After 20 years at the same location, Gordon Bonetti Florist
will be moving from the corner of Vernon and Washington Streets
to 476 Franklin Avenue, currently the home of LiVecchi's Pastry
Shop. Both businesses have been operating in the city since the
early part of this century.
John Tornatore, owner of Bonetti's said he plans to close up
shop at his current location today, August 26, and open at the
new location on Tuesday, September 8.
On Monday, Maria Santoro, Co-Owner of LiVecchi's, said she and
her associates have not yet decided if or where the popular bakery
The building in which Bonetti's is currently located is slated
for demolition to make way for the Learning Corridor, an educational
complex being built by SINA (Southside Institutions Neighborhood
Alliance) on the block bounded by Vernon, Washington and Broad
Streets and Brownell Avenue.
Tornatore said he has been told the building will be demolished
sometime in mid-September. "I wish they'd tell us a definite
date because we'd really like to come and take pictures. For
the scrapbook, you know," he said.
LiVecchi's first opened in Winsted in 1910 but moved to Hartford's
Front Street neighborhood in 1912. When that neighborhood was
slated for demolition to make way for Constitution Plaza, the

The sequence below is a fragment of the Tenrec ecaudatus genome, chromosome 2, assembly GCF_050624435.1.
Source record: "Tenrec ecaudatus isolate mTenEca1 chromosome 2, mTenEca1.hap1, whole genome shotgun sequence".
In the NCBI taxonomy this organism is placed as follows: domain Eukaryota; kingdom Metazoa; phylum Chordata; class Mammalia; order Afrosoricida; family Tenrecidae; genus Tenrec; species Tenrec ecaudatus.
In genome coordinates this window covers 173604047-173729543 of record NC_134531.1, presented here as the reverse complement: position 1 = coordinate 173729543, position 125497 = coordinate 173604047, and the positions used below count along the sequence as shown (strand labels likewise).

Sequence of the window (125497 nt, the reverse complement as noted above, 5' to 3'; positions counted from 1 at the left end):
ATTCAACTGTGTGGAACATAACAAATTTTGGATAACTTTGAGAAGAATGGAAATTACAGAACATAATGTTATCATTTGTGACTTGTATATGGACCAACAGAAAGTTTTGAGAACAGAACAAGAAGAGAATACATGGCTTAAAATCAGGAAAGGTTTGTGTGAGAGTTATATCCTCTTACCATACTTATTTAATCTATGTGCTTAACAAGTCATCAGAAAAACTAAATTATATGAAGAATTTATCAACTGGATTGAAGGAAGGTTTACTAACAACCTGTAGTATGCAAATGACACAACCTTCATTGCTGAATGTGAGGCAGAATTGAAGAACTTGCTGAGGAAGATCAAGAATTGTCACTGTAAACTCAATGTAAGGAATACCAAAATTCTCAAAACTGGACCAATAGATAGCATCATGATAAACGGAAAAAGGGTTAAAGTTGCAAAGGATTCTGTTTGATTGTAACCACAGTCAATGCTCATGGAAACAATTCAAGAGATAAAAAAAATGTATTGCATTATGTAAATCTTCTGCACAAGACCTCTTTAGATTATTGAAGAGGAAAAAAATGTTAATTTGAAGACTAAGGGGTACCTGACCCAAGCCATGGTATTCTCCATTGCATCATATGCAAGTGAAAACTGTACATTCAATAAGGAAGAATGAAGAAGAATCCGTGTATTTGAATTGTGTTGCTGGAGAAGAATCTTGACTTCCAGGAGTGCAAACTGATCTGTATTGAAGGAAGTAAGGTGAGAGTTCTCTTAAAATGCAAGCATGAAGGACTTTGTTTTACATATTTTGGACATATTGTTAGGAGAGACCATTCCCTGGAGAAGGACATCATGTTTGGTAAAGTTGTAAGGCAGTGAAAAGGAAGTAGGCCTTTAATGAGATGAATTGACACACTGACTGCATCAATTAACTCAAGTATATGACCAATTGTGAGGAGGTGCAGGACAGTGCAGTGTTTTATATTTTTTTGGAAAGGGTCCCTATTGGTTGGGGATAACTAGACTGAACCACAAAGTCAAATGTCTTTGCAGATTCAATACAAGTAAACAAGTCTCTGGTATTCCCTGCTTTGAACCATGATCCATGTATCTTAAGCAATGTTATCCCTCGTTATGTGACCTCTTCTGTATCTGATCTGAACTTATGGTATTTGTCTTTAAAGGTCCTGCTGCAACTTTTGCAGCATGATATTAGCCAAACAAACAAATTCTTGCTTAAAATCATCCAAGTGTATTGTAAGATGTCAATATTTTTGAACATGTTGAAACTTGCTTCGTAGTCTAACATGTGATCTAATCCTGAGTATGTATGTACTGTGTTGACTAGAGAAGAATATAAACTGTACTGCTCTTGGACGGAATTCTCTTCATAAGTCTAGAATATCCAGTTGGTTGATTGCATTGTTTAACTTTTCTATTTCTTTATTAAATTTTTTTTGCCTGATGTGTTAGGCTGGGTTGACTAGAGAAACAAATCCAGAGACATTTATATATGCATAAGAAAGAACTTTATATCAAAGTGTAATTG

bakery became one of the first businesses from the East Side
to relocate to the South End, opening up at 458 Franklin Avenue
in 1958. The business moved to 476 Franklin Avenue in 1986.
Gordon Bonetti Florist has also been through a few changes since
first opening its doors in 1909. Tornatore said the shop was
originally located on Anawam Street but moved to Wethersfield
Avenue when the city took over the property. After 56 years on
Wethersfield Avenue, the city bought that property as well and
the florist moved to its current location at 353 Washington Street.
Although more than half of Bonetti's business comes from outside
the city, Tornatore said he didn't seriously consider moving
out of Hartford when he heard that his present location was slated
for demolition. He added that he looked at several sites on Franklin
Avenue as well as the former Friendly Restaurant locations on
Maple and Farmington Avenues before deciding to move into the
"We decided that moving out of Hartford might hurt us. We've
been associated with the city so long, if people saw we weren't
in Hartford anymore they might think we'd disappeared altogether."